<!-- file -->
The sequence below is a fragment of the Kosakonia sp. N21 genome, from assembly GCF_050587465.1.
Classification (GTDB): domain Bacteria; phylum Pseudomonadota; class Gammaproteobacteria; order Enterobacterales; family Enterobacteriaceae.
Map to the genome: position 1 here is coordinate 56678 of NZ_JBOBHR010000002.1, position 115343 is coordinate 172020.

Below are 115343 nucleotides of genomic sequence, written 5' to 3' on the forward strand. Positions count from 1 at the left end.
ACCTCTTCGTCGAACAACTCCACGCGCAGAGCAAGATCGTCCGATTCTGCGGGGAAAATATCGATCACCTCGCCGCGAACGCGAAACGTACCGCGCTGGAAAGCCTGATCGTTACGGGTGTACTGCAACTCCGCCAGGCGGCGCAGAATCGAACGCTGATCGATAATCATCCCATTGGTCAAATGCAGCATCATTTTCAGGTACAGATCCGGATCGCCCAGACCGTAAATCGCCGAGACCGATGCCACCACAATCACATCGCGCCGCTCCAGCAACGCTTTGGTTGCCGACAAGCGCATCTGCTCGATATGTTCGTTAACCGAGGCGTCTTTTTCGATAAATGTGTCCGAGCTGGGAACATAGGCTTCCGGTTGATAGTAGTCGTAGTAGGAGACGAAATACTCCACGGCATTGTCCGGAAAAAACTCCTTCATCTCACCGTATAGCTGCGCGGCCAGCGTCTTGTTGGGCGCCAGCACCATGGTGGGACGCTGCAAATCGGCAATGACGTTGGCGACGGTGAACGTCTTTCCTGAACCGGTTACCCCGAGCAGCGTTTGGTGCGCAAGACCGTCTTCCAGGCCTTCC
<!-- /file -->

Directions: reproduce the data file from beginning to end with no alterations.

The sequence below is a fragment of the Kosakonia sp. N21 genome, from assembly GCF_050587465.1.
Classification (GTDB): domain Bacteria; phylum Pseudomonadota; class Gammaproteobacteria; order Enterobacterales; family Enterobacteriaceae.
Map to the genome: position 1 here is coordinate 56678 of NZ_JBOBHR010000002.1, position 115343 is coordinate 172020.

Below are 115343 nucleotides of genomic sequence, written 5' to 3' on the forward strand. Positions count from 1 at the left end.
ACCTCTTCGTCGAACAACTCCACGCGCAGAGCAAGATCGTCCGATTCTGCGGGGAAAATATCGATCACCTCGCCGCGAACGCGAAACGTACCGCGCTGGAAAGCCTGATCGTTACGGGTGTACTGCAACTCCGCCAGGCGGCGCAGAATCGAACGCTGATCGATAATCATCCCATTGGTCAAATGCAGCATCATTTTCAGGTACAGATCCGGATCGCCCAGACCGTAAATCGCCGAGACCGATGCCACCACAATCACATCGCGCCGCTCCAGCAACGCTTTGGTTGCCGACAAGCGCATCTGCTCGATATGTTCGTTAACCGAGGCGTCTTTTTCGATAAATGTGTCCGAGCTGGGAACATAGGCTTCCGGTTGATAGTAGTCGTAGTAGGAGACGAAATACTCCACGGCATTGTCCGGAAAAAACTCCTTCATCTCACCGTATAGCTGCGCGGCCAGCGTCTTGTTGGGCGCCAGCACCATGGTGGGACGCTGCAAATCGGCAATGACGTTGGCGACGGTGAACGTCTTTCCTGAACCGGTTACCCCGAGCAGCGTTTGGTGCGCAAGACCGTCTTCCAGGCCTTCC